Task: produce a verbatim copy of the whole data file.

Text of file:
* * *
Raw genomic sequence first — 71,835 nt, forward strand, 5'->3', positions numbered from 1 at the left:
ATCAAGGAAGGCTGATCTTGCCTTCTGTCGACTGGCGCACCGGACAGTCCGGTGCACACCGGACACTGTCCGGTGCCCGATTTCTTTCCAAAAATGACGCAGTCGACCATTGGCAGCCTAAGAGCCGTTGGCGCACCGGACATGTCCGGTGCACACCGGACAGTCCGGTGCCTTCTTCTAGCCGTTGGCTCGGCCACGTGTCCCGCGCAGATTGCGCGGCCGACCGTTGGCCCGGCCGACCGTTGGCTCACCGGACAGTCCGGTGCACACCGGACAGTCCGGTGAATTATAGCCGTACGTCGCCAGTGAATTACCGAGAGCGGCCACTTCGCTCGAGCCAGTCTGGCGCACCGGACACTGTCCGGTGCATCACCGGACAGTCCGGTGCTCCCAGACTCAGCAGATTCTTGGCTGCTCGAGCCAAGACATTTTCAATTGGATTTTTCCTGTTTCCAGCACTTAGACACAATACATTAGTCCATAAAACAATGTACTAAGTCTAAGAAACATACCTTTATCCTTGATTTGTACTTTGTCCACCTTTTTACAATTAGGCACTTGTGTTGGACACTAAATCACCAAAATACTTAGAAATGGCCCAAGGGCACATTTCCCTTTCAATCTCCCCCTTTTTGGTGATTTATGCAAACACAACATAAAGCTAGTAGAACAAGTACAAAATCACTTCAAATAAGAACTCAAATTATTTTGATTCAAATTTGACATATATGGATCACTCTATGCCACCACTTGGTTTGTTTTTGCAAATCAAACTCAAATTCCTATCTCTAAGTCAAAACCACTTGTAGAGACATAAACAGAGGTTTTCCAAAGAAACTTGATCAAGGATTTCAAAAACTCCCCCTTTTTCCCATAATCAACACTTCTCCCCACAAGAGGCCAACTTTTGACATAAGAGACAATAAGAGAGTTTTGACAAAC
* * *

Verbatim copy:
Raw genomic sequence first — 71,835 nt, forward strand, 5'->3', positions numbered from 1 at the left:
ATCAAGGAAGGCTGATCTTGCCTTCTGTCGACTGGCGCACCGGACAGTCCGGTGCACACCGGACACTGTCCGGTGCCCGATTTCTTTCCAAAAATGACGCAGTCGACCATTGGCAGCCTAAGAGCCGTTGGCGCACCGGACATGTCCGGTGCACACCGGACAGTCCGGTGCCTTCTTCTAGCCGTTGGCTCGGCCACGTGTCCCGCGCAGATTGCGCGGCCGACCGTTGGCCCGGCCGACCGTTGGCTCACCGGACAGTCCGGTGCACACCGGACAGTCCGGTGAATTATAGCCGTACGTCGCCAGTGAATTACCGAGAGCGGCCACTTCGCTCGAGCCAGTCTGGCGCACCGGACACTGTCCGGTGCATCACCGGACAGTCCGGTGCTCCCAGACTCAGCAGATTCTTGGCTGCTCGAGCCAAGACATTTTCAATTGGATTTTTCCTGTTTCCAGCACTTAGACACAATACATTAGTCCATAAAACAATGTACTAAGTCTAAGAAACATACCTTTATCCTTGATTTGTACTTTGTCCACCTTTTTACAATTAGGCACTTGTGTTGGACACTAAATCACCAAAATACTTAGAAATGGCCCAAGGGCACATTTCCCTTTCAATCTCCCCCTTTTTGGTGATTTATGCAAACACAACATAAAGCTAGTAGAACAAGTACAAAATCACTTCAAATAAGAACTCAAATTATTTTGATTCAAATTTGACATATATGGATCACTCTATGCCACCACTTGGTTTGTTTTTGCAAATCAAACTCAAATTCCTATCTCTAAGTCAAAACCACTTGTAGAGACATAAACAGAGGTTTTCCAAAGAAACTTGATCAAGGATTTCAAAAACTCCCCCTTTTTCCCATAATCAACACTTCTCCCCACAAGAGGCCAACTTTTGACATAAGAGACAATAAGAGAGTTTTGACAAAC